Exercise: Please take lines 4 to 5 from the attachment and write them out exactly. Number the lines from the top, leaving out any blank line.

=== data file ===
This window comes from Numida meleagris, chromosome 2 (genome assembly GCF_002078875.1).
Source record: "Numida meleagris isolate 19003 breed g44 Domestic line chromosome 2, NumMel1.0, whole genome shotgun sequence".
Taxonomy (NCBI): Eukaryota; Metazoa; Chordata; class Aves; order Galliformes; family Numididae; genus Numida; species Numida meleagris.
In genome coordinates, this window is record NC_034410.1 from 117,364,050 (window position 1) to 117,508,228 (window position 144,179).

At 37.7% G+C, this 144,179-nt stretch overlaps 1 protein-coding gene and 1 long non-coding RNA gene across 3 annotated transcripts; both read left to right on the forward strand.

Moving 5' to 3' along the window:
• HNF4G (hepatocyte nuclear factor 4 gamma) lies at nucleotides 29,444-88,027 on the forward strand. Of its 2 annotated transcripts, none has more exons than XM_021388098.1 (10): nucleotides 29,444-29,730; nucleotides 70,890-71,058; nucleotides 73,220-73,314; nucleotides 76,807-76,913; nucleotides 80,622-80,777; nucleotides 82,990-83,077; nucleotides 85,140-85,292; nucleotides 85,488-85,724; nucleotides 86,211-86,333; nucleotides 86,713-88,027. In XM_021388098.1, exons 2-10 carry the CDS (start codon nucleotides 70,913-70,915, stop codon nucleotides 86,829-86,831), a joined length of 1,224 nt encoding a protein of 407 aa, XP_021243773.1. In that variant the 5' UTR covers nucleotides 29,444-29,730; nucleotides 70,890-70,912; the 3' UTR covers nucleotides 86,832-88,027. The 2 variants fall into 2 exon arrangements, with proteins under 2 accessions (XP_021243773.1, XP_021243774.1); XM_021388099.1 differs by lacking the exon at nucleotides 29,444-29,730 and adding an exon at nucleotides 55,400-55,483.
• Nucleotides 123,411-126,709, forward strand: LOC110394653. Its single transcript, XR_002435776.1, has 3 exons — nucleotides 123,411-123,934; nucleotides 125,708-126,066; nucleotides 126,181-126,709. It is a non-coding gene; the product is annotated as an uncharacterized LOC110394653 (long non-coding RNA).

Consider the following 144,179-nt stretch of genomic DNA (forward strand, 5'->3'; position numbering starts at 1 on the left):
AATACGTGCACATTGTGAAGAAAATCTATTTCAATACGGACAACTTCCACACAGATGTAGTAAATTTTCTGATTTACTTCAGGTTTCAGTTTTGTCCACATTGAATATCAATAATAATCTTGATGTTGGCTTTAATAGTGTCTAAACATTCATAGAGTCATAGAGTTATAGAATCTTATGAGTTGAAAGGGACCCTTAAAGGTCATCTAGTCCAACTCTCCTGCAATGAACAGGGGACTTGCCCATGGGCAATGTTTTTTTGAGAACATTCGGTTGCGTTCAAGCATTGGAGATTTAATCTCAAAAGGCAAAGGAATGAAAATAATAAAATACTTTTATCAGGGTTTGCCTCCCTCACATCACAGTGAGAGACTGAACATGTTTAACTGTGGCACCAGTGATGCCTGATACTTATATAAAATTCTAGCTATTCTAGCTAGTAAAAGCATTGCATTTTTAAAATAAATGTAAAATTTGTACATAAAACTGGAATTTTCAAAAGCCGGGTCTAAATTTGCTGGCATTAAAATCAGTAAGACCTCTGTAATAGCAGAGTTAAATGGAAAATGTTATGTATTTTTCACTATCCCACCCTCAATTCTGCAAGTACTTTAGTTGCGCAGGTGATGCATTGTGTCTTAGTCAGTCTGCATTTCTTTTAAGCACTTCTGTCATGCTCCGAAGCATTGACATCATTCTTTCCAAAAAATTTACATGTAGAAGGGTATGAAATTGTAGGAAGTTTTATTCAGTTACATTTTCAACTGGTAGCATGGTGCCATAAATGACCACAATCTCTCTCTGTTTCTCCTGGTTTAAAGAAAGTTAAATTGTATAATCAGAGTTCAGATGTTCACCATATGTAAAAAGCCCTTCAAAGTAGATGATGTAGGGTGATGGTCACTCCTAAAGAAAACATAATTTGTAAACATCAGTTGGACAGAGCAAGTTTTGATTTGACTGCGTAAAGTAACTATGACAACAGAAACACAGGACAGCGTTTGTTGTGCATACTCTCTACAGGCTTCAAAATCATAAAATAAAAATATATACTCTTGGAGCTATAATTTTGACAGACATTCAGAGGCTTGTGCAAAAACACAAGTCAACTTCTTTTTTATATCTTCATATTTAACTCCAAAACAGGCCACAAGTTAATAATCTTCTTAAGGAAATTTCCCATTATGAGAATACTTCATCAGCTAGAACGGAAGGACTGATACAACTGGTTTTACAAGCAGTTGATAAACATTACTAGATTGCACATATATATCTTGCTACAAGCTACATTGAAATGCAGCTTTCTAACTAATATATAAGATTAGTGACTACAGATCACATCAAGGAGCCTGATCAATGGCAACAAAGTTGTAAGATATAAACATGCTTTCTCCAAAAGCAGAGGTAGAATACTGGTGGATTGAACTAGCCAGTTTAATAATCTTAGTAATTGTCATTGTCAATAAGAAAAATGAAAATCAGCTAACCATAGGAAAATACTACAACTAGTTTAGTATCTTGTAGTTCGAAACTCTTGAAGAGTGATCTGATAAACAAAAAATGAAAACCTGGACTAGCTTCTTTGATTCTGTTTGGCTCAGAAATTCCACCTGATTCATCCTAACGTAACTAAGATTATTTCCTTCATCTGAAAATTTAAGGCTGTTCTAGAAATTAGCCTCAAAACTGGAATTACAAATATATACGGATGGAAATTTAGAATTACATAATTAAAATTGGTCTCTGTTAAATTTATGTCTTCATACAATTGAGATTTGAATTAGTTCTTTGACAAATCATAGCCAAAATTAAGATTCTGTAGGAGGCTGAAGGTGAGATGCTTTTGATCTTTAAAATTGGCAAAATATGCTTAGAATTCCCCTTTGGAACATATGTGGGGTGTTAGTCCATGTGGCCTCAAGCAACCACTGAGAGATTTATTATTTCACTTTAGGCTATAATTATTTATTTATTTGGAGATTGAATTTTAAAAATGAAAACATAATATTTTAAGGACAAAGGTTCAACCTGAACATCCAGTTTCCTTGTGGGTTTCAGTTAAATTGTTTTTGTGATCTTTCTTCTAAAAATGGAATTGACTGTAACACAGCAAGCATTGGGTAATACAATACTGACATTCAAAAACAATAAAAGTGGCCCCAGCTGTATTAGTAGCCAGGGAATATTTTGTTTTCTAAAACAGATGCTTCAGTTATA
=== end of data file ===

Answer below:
In genome coordinates, this window is record NC_034410.1 from 117,364,050 (window position 1) to 117,508,228 (window position 144,179).

At 37.7% G+C, this 144,179-nt stretch overlaps 1 protein-coding gene and 1 long non-coding RNA gene across 3 annotated transcripts; both read left to right on the forward strand.